A state budget compromise approved by lawmakers Tuesday night would reduce state public assistance funding for Portland by about $400,000 a year and redistribute it to communities around the state.

Lawmakers voted Tuesday to change the formula the state uses to help cities and towns pay for General Assistance, a program that provides vouchers for rent, food and other basic needs. The new formula would reduce state funds for Portland and Bangor, but modestly increase them for virtually all other communities in the state.

The overall impact of state budget changes on Portland’s finances was unknown late Tuesday. A separate provision that would have allowed asylum seekers and other non-citizens who legally are in the U.S. to qualify for General Assistance was added to the $6.7 billion budget bill in the Democratic-controlled House, but removed in the Senate in order to retain Republican support for the entire budget deal.

This could cost Portland $4 million to $5 million next year if the city chooses to provide the aid without state funds.

BENEFITS FOR ASYLUM SEEKERS

Last week, a Superior Court judge ruled that without a statutory change by lawmakers, Gov. Paul LePage’s administration could continue to deny reimbursement requests from communities that provide aid to these groups. That ruling could cost Portland roughly $5 million this year alone.

Several House Democrats gave impassioned floor speeches in support of allowing General Assistance to continue flowing to asylum seekers prior to the House vote on the amendment that clarified their eligibility. Without legislative action, lawmakers said, 900 to 1,000 people could be made homeless, further straining already overcrowded shelters.

“A thousand people: that would be the equivalent of a devastating fire leaving a whole neighborhood in many towns full of homeless people or in some places a thousand people would be a whole town,” said Rep. Peter Stuckey, D-Portland.

Rep. Drew Gattine, D-Westbrook, was one of several lawmakers who urged colleagues to remember their own family roots.

“At the end of the day we cannot turn our backs on these people who desperately need our help,” Gattine said. “If we turn away from them, we are turning away from ourselves and all of the people who brought us here.”

Advocates and asylum seekers filled the State House on Tuesday to push lawmakers to adopt the amendment.

Robyn Merrill, executive director of the Maine Equal Justice Partners, a nonprofit legal aid organization, said immigration advocates would also continue to advocate for the passage of L.D. 369, a stand-alone bill that would make asylum seekers and other non-citizens eligible for General Assistance, but she was not confident it would get enough support to overcome an inevitable veto by the governor.

“The money’s there, they just need to include language to make clear that those who are lawfully present are eligible,” she said. “If this language doesn’t pass, 1,000 people are at serious risk and would become homeless.”

CHANGES TO GENERAL ASSISTANCE FORMULA

The change in the formula for distributing General Assistance would have a smaller, but significant, impact on the Portland budget, which the City Council will take up again next week.

Currently, the state reimburses communities for 50 percent of General Assistance costs. Large service-center communities, including Portland and Bangor, are reimbursed 90 percent of the costs after General Assistance spending reaches a certain threshold, a formula intended to compensate communities with services and opportunities that attract people who are trying to get back on their feet.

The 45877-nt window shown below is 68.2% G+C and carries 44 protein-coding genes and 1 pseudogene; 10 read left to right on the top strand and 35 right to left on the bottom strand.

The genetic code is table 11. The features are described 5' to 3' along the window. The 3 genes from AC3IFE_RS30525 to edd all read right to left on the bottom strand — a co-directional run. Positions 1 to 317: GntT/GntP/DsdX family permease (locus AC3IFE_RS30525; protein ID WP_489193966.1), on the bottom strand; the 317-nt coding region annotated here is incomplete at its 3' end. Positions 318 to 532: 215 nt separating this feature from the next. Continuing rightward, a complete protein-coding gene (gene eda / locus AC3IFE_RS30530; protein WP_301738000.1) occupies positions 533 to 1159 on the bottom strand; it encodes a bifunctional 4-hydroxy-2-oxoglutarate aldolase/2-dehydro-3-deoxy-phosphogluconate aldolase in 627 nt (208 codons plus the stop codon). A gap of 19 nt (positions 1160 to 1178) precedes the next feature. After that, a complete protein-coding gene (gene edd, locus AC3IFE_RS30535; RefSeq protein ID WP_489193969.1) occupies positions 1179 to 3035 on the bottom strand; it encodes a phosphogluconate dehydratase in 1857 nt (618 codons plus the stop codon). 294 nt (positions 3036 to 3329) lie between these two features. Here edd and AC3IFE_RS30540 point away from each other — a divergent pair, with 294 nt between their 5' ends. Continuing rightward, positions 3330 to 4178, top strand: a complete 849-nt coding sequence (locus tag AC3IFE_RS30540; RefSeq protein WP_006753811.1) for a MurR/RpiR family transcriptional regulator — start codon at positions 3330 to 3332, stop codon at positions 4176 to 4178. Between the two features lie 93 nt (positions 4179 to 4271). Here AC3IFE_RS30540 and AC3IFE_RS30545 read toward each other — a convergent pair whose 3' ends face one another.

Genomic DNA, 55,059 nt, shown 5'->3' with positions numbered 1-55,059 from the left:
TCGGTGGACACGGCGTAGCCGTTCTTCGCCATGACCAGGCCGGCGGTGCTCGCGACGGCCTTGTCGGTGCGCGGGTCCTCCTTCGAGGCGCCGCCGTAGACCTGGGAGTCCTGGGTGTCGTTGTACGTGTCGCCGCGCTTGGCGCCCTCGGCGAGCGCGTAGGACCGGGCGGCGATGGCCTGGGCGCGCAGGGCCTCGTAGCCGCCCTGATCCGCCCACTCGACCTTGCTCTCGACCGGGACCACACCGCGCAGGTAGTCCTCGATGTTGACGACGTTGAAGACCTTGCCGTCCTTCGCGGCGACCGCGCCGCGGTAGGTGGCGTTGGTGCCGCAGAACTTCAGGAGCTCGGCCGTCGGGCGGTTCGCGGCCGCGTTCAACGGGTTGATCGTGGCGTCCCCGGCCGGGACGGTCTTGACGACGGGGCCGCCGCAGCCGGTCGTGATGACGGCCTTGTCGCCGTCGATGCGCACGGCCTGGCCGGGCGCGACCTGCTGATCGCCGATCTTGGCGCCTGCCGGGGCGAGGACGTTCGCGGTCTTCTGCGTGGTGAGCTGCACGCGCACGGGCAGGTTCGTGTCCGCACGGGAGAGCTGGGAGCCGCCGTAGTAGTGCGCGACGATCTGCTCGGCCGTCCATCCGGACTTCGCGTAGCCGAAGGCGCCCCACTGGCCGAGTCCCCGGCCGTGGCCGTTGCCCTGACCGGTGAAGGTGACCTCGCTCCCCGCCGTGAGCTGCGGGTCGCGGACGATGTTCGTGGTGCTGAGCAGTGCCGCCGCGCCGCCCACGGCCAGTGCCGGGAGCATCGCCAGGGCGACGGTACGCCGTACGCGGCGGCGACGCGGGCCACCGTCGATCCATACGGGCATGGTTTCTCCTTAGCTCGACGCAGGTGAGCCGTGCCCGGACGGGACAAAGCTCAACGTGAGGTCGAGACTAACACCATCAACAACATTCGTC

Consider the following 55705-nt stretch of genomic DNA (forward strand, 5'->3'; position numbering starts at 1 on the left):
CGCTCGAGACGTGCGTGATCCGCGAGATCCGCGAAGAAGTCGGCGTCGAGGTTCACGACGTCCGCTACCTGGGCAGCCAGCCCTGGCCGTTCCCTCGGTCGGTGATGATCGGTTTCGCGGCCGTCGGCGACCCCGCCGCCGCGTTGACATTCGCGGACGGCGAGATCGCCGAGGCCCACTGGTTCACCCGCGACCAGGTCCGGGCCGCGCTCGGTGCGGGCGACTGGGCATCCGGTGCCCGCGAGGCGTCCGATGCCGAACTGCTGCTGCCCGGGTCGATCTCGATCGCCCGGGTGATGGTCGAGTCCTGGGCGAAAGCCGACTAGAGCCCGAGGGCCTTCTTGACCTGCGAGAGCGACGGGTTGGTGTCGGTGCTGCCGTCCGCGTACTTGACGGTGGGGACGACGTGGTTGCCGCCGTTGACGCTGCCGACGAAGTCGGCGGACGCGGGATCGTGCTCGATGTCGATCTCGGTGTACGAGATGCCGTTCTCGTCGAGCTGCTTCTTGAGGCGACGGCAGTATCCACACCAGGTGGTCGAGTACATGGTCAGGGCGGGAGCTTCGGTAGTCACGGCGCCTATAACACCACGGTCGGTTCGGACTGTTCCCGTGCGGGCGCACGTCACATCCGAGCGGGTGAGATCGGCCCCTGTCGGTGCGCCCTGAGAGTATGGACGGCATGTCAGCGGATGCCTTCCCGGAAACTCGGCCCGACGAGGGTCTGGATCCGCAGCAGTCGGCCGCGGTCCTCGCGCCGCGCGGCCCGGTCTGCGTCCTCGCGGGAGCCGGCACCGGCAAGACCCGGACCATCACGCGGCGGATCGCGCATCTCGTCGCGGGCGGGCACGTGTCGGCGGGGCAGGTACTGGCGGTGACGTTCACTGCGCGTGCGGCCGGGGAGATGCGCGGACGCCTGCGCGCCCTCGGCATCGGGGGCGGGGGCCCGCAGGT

Some state officials have called the formula “a perverse incentive” that encourages communities to spend more money in order to get more state funding, even though state audits have routinely found Portland administers its program in accordance with state rules.

LePage, who has been outspoken in his criticism of Portland’s welfare spending, originally proposed a formula that would have reduced state funding levels for communities where spending exceeds a certain threshold. That was rejected by lawmakers.

The budget compromise unveiled Tuesday, however, reimburses all communities for 70 percent of their overall General Assistance expenses, regardless of their population. That change will direct more funding to smaller, rural towns primarily at the expense of Portland and Bangor, the only communities in Maine that distributed enough aid to receive a state subsidy of more than 70 percent in 2014.

That year, Portland spent $10.1 million on General Assistance, with $2 million coming from local property taxes and $8.1 million coming from the state. Under the new formula, Portland would have paid an additional $400,000.

According to the most recent data released in February by the state DHHS, the state funded 76 percent of Bangor’s $2.2 million General Assistance program. The formula change would have increased Bangor’s local costs by $200,000.

DHHS data shows that Lewiston received a 55 percent reimbursement for its nearly $750,000 program. Lewiston would have seen a $112,000 increase in funding under the formula change.

All other Maine communities received a 50 percent subsidy that year and would have received more state funding under the new formula.

n Augusta, which spent $312,700 in 2014, would have received an additional $63,000 from the state, from $156,300 to $219,300;

n Auburn, which spent $139,400 in 2014, would have received an additional $27,900, from $69,700 to $97,600;

n Biddeford, which spent $77,000 in 2014 would have received an additional $15,400, from $38,500 to 53,900;

n Waterville, which spent $89,100 in 2014, would have received an additional $17,800, from $44,600 to $62,400.

Staff writer Kevin Miller contributed to this report.